Right now, the United States (including governments at all levels) spends a total of between 50 and 60 billion dollars per year [northeastern.edu] on mass transit infrastructure and operations. Funding for Amtrak has averaged around $2 billion per year the last decade or so.

              If a quarter of spending on automobiles were diverted into public transit infrastructure and operations, it would quadruple the mass transit subsidy. (Note that that would still leave the United States ahead of European countries - many by a significant margin - in terms of fraction of household expenditures on car ownership.) Your bus stop probably wouldn't be a mile away any more. Your bus wouldn't take 45 minutes to get to the train station; it would run in a dedicated lane or on its own right-of-way [wikipedia.org], if it weren't replaced outright with light rail. It wouldn't have to stop for traffic lights, because signals would automatically clear the road ahead. The train station would probably be closer, anyway--and you'd probably be connected to an express or even high-speed line. There would be a unified fare system, so you could ride the entire system with one smart card. You can rent a car by the hour for those trips to IKEA.

              Your forty-minute commute by car might, under ideal circumstances, be the same length, or even shorter. Or it might stretch out to forty-five or fifty minutes, during which time you can have a nap, read a book, catch up on the news, or connect to the onboard wifi. And the four or five grand per year you're saving turns into an annual two-week vacation in Switzerland, where you can see just how good public transit can get if it's funded properly.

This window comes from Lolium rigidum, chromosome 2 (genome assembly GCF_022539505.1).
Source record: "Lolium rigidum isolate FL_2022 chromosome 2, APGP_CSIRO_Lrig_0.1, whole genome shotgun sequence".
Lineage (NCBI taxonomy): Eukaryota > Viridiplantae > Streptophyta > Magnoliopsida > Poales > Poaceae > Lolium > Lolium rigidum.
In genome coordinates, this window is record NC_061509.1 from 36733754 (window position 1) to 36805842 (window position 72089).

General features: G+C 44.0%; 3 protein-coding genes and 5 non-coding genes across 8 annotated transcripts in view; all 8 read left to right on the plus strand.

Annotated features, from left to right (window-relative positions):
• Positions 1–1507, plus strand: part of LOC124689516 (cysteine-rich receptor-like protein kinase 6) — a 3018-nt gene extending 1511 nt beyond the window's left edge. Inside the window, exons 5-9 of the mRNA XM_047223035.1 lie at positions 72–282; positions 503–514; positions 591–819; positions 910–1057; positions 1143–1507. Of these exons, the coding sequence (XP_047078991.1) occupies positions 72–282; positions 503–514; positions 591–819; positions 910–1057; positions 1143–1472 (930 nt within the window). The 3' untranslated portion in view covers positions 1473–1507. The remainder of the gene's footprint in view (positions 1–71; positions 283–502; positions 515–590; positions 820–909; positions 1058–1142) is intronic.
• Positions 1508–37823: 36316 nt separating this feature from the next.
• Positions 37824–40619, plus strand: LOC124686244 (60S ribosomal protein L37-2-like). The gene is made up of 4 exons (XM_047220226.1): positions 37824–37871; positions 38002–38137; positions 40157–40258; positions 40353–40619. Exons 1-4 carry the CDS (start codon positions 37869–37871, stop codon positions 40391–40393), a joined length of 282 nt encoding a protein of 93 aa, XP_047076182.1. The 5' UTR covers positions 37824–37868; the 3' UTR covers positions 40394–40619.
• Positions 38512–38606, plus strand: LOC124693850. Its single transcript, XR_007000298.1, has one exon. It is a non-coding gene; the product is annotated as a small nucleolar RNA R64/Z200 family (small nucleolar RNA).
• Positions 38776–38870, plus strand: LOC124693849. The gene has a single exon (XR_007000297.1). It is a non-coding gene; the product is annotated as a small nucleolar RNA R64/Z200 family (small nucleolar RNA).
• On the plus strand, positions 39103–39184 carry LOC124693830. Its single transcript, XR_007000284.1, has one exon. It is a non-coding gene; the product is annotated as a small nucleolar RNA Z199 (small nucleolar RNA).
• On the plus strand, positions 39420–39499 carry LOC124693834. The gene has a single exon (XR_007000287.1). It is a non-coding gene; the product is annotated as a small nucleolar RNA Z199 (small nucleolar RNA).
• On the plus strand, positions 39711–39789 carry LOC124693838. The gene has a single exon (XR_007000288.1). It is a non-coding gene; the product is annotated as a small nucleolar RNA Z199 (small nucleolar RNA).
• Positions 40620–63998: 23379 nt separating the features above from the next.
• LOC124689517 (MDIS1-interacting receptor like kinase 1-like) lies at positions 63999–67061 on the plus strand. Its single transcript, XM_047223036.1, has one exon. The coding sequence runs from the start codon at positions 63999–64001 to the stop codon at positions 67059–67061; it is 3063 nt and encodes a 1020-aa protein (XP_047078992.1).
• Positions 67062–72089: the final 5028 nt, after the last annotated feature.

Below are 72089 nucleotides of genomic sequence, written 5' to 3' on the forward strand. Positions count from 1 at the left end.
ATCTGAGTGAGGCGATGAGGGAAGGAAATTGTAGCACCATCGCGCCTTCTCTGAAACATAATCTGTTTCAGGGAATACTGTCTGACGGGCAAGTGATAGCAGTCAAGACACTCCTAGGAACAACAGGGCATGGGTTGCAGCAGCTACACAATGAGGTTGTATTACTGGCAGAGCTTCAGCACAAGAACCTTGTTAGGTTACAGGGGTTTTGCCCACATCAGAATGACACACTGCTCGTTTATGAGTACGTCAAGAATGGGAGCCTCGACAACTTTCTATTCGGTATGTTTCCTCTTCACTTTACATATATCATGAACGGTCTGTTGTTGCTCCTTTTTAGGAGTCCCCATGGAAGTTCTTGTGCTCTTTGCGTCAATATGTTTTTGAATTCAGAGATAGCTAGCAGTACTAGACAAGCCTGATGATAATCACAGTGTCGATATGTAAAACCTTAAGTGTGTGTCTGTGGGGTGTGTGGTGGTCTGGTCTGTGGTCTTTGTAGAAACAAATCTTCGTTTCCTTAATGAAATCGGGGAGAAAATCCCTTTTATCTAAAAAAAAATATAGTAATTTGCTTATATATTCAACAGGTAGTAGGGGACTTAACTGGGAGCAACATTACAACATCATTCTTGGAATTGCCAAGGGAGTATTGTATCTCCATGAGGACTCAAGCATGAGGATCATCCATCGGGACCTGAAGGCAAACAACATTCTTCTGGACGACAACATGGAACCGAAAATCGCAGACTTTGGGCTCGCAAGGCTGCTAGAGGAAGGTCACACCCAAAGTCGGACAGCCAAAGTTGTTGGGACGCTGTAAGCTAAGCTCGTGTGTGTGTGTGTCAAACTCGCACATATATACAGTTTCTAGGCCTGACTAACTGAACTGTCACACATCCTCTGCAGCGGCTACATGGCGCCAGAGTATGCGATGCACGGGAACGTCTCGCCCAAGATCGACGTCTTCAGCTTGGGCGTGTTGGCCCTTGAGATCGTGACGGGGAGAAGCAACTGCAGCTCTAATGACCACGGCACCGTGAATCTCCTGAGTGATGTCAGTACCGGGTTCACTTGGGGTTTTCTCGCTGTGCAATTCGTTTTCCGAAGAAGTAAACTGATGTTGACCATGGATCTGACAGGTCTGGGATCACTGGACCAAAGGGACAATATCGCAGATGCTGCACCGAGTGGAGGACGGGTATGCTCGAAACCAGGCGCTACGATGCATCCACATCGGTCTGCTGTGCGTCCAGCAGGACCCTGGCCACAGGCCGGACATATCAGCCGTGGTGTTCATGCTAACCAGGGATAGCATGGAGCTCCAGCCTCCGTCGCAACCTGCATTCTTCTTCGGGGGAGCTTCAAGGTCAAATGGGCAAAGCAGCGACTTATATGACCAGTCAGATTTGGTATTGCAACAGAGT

The problem, of course, is that there's always a delay between when you start putting money into infrastructure and when it starts making a difference to a large number of people on the ground. And that interval between the investment and the return frightens the living daylights out of politicians. Even projects that will save their constituents money in the long term are a tough sell, because they're up against candidates who will promise to cut taxes now.

              • by mobby_6kl (668092)

                Your forty-minute commute by car might, under ideal circumstances, be the same length, or even shorter. Or it might stretch out to forty-five or fifty minutes, during which time you can have a nap, read a book, catch up on the news, or connect to the onboard wifi. And the four or five grand per year you're saving turns into an annual two-week vacation in Switzerland, where you can see just how good public transit can get if it's funded properly.